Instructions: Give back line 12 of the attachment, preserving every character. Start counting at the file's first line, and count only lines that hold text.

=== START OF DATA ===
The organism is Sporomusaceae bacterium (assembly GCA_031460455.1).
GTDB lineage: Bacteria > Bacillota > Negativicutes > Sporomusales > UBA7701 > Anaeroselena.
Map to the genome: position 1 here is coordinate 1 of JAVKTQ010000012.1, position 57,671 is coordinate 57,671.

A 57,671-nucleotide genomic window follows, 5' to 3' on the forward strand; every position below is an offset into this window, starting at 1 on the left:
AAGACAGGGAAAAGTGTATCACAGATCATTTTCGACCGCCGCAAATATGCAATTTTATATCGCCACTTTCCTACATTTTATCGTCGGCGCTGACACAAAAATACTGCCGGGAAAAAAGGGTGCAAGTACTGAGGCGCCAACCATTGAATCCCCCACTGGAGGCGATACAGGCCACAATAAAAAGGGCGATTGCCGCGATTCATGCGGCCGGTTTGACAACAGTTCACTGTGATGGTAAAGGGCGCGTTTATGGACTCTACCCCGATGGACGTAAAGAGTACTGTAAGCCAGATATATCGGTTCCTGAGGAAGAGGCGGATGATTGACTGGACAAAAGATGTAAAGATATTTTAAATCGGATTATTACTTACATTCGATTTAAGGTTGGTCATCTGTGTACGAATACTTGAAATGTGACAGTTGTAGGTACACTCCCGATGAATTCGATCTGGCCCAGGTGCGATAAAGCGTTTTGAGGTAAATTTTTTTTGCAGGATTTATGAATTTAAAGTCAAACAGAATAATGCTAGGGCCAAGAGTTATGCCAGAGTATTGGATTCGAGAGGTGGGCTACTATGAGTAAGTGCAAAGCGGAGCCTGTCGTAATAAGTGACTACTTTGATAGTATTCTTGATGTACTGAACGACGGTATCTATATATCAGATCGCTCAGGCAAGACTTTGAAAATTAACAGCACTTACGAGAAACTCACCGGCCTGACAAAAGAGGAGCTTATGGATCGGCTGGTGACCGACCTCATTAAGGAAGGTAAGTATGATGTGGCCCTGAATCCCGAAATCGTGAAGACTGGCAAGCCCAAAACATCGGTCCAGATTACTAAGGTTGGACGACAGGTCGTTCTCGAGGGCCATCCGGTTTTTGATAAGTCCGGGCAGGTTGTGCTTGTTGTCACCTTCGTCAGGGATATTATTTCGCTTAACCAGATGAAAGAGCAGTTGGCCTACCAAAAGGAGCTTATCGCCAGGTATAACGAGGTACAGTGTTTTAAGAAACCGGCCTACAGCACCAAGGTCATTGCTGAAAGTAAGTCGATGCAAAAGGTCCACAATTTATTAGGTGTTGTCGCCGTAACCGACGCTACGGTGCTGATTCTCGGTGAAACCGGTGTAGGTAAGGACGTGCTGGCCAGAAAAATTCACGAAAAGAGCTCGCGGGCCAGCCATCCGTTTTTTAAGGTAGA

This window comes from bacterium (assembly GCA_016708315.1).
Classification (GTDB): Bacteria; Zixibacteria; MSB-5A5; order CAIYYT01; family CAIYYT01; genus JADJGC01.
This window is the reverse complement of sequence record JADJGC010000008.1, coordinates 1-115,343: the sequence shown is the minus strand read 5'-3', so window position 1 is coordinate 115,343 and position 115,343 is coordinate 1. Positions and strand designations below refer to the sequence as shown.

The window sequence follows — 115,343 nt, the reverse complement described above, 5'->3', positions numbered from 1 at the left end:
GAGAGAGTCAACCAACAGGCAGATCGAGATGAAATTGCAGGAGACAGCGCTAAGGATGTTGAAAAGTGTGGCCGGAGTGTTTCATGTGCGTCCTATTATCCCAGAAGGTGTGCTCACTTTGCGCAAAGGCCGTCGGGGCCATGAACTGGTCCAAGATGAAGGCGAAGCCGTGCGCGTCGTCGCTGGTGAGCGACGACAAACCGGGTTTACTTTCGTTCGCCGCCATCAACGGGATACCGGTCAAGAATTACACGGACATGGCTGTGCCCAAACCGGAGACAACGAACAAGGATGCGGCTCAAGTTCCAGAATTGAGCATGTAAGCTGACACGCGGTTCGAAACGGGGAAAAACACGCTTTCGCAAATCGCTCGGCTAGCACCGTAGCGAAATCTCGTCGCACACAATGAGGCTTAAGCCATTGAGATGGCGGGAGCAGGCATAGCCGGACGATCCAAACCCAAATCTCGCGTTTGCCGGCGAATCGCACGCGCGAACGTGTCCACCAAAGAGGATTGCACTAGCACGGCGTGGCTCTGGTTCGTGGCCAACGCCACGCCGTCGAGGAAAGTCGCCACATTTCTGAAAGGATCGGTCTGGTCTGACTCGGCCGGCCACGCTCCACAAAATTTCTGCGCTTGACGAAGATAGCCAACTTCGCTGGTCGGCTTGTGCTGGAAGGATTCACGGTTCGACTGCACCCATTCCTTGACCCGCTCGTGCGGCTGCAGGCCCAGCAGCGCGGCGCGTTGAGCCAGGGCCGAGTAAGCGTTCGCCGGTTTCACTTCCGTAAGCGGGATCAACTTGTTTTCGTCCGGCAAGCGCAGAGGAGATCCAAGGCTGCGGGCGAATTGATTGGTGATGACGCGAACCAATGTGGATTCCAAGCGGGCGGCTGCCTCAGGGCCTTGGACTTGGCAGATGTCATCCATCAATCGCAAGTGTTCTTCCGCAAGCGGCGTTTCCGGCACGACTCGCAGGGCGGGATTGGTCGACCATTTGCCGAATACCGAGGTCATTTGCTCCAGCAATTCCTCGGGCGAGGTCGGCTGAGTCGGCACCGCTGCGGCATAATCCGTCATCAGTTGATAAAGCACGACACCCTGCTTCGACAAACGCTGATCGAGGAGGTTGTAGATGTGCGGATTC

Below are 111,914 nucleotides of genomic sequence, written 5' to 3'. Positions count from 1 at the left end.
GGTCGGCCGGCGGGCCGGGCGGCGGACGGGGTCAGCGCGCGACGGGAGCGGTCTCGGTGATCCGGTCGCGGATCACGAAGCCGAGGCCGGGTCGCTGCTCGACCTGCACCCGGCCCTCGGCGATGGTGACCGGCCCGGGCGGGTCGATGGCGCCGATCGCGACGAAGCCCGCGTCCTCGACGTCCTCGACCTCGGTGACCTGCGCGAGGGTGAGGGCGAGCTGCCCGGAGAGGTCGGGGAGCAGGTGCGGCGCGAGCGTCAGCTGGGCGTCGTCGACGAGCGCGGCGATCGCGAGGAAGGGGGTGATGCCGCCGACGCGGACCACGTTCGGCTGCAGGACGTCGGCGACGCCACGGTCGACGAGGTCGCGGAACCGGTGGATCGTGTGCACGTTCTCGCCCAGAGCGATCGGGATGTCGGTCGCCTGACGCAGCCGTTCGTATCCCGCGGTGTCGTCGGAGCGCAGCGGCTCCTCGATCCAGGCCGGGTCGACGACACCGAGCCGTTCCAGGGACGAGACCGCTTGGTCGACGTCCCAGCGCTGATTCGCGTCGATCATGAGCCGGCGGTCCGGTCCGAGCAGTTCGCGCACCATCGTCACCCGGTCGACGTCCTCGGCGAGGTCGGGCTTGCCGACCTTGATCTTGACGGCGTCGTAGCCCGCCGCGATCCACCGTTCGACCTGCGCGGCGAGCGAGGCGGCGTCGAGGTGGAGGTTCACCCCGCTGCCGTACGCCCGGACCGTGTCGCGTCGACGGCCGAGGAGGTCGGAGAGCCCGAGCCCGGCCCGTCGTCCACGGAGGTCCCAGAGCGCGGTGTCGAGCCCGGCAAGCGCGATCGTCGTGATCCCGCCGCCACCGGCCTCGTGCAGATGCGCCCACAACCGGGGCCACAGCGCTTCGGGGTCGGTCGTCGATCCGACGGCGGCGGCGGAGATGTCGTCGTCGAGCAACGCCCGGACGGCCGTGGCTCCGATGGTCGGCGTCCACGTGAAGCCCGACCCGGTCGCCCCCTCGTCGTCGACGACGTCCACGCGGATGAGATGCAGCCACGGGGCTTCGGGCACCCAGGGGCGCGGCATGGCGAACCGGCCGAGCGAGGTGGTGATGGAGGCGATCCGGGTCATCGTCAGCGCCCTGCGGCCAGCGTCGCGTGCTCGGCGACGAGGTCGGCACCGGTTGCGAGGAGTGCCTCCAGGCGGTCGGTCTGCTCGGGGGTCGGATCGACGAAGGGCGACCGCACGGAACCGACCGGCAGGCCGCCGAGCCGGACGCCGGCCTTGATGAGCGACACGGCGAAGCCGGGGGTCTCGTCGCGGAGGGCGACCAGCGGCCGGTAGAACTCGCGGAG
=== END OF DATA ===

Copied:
GGTCGGCCGGCGGGCCGGGCGGCGGACGGGGTCAGCGCGCGACGGGAGCGGTCTCGGTGATCCGGTCGCGGATCACGAAGCCGAGGCCGGGTCGCTGCTCGACCTGCACCCGGCCCTCGGCGATGGTGACCGGCCCGGGCGGGTCGATGGCGCCGATCGCGACGAAGCCCGCGTCCTCGACGTCCTCGACCTCGGTGACCTGCGCGAGGGTGAGGGCGAGCTGCCCGGAGAGGTCGGGGAGCAGGTGCGGCGCGAGCGTCAGCTGGGCGTCGTCGACGAGCGCGGCGATCGCGAGGAAGGGGGTGATGCCGCCGACGCGGACCACGTTCGGCTGCAGGACGTCGGCGACGCCACGGTCGACGAGGTCGCGGAACCGGTGGATCGTGTGCACGTTCTCGCCCAGAGCGATCGGGATGTCGGTCGCCTGACGCAGCCGTTCGTATCCCGCGGTGTCGTCGGAGCGCAGCGGCTCCTCGATCCAGGCCGGGTCGACGACACCGAGCCGTTCCAGGGACGAGACCGCTTGGTCGACGTCCCAGCGCTGATTCGCGTCGATCATGAGCCGGCGGTCCGGTCCGAGCAGTTCGCGCACCATCGTCACCCGGTCGACGTCCTCGGCGAGGTCGGGCTTGCCGACCTTGATCTTGACGGCGTCGTAGCCCGCCGCGATCCACCGTTCGACCTGCGCGGCGAGCGAGGCGGCGTCGAGGTGGAGGTTCACCCCGCTGCCGTACGCCCGGACCGTGTCGCGTCGACGGCCGAGGAGGTCGGAGAGCCCGAGCCCGGCCCGTCGTCCACGGAGGTCCCAGAGCGCGGTGTCGAGCCCGGCAAGCGCGATCGTCGTGATCCCGCCGCCACCGGCCTCGTGCAGATGCGCCCACAACCGGGGCCACAGCGCTTCGGGGTCGGTCGTCGATCCGACGGCGGCGGCGGAGATGTCGTCGTCGAGCAACGCCCGGACGGCCGTGGCTCCGATGGTCGGCGTCCACGTGAAGCCCGACCCGGTCGCCCCCTCGTCGTCGACGACGTCCACGCGGATGAGATGCAGCCACGGGGCTTCGGGCACCCAGGGGCGCGGCATGGCGAACCGGCCGAGCGAGGTGGTGATGGAGGCGATCCGGGTCATCGTCAGCGCCCTGCGGCCAGCGTCGCGTGCTCGGCGACGAGGTCGGCACCGGTTGCGAGGAGTGCCTCCAGGCGGTCGGTCTGCTCGGGGGTCGGATCGACGAAGGGCGACCGCACGGAACCGACCGGCAGGCCGCCGAGCCGGACGCCGGCCTTGATGAGCGACACGGCGAAGCCGGGGGTCTCGTCGCGGAGGGCGACCAGCGGCCGGTAGAACTCGCGGAG